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Bad Presentation Bingo Monica Metzler Isc


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This is a tool used in a presentation (this one for scientists) about using good - i.e., preferred by the audience - communication styles when speaking to public audiences.

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Bad Presentation Bingo Monica Metzler Isc

  1. 1. BAD PRESENTATION BINGO Confusing Zips thru Reads Text-heavy Use of graphics, too many slides slides jargon charts slides out loud Glued to Introduction Reads Excessive podium, Facing screen, of a written laser stiff as not audience introducers talk pointing a corpse Struggles Runs long; Excessive Long with no time thank yous FREE tangents technology for Q&A No Cheesy Talking at Disorganized eye contact PowerPoint Starting slides rambling with graphics/ late with the audience templates pointer No plot, characters Speaks Lacks Monotone Small fonts or too softly; enthusiasm voice (<20pt) storyline no mic Bad Presentation Bingo is an effort by the Illinois Science Council to encourage scientists to be considerate of their audiences (especially public audiences) by paying attention to their presentation’s style and format as much as to its content. Comments and feedback are welcomed. Please email Monica Metzler at © 2010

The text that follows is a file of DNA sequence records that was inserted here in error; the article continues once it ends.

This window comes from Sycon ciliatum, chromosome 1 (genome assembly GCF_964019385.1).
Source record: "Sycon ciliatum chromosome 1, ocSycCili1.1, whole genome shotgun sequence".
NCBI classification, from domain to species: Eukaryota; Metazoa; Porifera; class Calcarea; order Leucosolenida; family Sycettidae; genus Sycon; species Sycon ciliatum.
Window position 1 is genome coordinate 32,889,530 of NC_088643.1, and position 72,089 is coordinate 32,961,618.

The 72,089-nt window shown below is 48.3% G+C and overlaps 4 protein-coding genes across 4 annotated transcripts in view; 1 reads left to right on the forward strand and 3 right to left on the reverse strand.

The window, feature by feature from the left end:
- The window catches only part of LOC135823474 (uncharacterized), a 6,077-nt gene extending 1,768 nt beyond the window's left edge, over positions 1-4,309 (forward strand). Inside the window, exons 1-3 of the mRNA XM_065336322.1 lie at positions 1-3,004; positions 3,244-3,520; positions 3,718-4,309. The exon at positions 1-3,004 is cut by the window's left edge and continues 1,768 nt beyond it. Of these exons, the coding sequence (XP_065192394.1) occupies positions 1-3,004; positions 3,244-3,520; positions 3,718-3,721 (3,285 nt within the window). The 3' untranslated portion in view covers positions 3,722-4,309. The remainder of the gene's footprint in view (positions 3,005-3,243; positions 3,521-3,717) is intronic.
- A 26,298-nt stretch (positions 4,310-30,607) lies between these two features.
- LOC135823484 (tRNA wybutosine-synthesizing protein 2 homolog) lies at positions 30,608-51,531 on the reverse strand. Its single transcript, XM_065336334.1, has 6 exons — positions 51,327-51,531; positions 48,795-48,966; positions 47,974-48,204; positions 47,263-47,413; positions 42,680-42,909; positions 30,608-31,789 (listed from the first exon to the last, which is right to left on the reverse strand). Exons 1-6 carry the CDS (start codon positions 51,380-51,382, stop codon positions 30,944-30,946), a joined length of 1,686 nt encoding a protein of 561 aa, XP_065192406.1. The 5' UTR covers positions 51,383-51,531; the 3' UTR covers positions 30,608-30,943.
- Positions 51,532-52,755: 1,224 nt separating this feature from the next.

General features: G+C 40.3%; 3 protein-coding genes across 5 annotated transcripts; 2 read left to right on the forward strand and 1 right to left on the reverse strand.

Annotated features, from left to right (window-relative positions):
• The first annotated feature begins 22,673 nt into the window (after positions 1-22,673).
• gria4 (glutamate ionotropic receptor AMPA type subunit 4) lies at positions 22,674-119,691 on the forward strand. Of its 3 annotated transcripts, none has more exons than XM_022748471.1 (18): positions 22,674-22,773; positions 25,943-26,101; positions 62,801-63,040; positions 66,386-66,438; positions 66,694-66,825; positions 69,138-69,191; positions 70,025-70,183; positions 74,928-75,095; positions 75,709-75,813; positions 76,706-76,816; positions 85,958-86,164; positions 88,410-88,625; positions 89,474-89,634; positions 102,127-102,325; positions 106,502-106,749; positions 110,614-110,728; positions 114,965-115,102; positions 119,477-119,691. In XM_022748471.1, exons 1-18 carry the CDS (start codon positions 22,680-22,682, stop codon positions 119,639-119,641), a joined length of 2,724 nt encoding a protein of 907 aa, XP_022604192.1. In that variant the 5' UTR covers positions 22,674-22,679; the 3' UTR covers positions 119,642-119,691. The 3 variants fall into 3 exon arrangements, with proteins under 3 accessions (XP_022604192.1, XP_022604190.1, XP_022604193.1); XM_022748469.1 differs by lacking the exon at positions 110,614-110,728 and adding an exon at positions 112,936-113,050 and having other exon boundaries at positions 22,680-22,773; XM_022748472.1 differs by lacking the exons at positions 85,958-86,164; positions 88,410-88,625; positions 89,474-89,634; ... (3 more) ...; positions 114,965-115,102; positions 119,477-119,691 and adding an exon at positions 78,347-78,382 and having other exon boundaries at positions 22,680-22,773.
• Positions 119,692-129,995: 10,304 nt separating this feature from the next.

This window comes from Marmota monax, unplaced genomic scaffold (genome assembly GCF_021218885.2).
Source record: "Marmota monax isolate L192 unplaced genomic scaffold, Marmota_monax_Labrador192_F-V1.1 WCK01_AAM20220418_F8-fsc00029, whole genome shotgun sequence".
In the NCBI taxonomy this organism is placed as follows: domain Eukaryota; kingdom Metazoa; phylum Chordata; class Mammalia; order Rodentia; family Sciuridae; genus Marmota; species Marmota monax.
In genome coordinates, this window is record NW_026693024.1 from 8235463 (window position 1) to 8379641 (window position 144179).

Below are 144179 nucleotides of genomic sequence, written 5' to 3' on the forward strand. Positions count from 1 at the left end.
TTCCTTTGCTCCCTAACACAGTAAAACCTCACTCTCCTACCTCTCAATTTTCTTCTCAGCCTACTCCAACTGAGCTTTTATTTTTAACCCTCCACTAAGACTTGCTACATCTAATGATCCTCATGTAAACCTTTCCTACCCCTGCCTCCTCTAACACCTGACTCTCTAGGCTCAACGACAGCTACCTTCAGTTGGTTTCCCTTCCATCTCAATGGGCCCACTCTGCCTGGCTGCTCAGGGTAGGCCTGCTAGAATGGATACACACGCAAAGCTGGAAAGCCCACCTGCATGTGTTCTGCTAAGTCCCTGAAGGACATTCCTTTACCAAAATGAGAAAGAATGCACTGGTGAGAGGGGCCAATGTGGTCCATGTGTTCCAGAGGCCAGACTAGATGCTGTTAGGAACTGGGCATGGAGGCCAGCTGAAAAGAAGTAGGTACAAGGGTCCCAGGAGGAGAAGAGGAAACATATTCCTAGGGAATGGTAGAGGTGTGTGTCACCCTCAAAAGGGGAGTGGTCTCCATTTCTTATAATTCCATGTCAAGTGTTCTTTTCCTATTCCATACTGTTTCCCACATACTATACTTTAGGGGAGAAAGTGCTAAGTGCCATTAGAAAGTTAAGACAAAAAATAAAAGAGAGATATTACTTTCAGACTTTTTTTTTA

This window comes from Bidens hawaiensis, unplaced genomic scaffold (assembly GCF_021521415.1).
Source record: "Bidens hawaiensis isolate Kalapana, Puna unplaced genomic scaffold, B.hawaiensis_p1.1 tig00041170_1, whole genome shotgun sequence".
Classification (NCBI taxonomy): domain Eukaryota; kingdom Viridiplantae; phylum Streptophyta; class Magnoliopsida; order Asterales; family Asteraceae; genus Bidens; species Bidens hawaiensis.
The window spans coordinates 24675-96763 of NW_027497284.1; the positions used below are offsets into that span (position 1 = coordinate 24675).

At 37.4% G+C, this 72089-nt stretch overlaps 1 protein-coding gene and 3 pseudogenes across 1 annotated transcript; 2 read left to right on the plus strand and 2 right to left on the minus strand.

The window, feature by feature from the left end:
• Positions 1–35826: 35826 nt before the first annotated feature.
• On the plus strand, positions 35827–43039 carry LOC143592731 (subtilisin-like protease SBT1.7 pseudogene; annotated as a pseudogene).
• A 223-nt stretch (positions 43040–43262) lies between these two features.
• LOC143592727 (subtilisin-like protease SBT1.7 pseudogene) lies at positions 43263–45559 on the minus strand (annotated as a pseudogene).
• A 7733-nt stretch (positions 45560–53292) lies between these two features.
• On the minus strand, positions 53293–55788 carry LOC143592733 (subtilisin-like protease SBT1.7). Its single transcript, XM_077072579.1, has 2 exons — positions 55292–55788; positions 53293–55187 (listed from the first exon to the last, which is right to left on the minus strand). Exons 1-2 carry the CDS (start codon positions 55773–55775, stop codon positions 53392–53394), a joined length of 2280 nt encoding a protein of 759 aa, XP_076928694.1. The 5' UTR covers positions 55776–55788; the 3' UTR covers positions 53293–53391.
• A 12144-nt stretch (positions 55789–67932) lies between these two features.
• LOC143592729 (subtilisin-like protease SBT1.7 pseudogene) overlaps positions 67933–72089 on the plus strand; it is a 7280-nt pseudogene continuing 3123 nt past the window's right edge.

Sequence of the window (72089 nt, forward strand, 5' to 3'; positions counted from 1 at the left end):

2. 2. A bad concept, if presented well, dies eventually (e.g., earth-centered solar system, Paris Hilton, etc.). A good concept, if presented badly, dies immediately (e.g., umm… I can’t remember any). For the good of science, you are strongly encouraged to continually improve your communication skills just as you would your research. Please practice being a good presenter and avoid bad presentation habits – especially when speaking to a non-scientific audience. The future of science funding depends on good communication to non-scientists. Some things to consider: Humans remember things best when conveyed in than bullet-pointed text. Keep graphs and the form of a compelling story. No one remembers charts simple. If they aren’t, make new ones. a deluge of facts – that’s more like a shopping list. Bouncing laser pointers don’t clarify charts, Science discoveries, and the scientific process, are they make the audience seasick. good mystery stories. Make sure your talk has Use any visual aids to complement, not characters and a plot and that it follows a vivid and control, your presentation. memorable storyline. Slides should be used like hand gestures at a If you’re telling a good story, you shouldn’t have to dinner party – not like a word processor. read a written script. (If you don’t know the topic People read much faster than you can speak. well enough to talk without a script, someone more If slides are full of text, your audience will have knowledgeable should’ve been invited to speak in already finished reading when you begin to your place!) Telling a story means you look people read out loud. They will be annoyed that you in the eye, not at the screen behind you, or at your consider them illiterate and start checking shoes, or off in space like you’re trying to remember their phones. Use every slide as a point of the details. departure for you to more fully explain the concept or idea. Scholarly papers and grant proposals require specific terminology – talking to the public does not. Common courtesy applies to presenting just Unless you’re addressing professional peers, loosen like to being a party guest. Don’t use your tie/let your hair down and talk like you would to technology as an excuse for your failure to a new friend at a cocktail party. If you don’t know start on time. Be enthusiastic, not a what’s jargon and what’s not, tell your story to wallflower. Be engaging, not monotonous. someone outside your field. When their eyes glaze And don’t overstay your welcome thereby over, that’s probably due to jargon. Use everyday avoiding questions. Consider your presenta- language and easily understood examples to keep tion the start of a conversation. Give your your audience engaged. audience enough information – in a form they can understand – so they will want to discuss PowerPoint would seem to be mandatory for it further with you. presentations, but it’s not. It’s just a tool, like a pipette or a buzz saw, and when used improperly it causes confusion and pain. Slides should facilitate and expand on what you say, not serve as closed captioning. Images tend to better illustrate meaning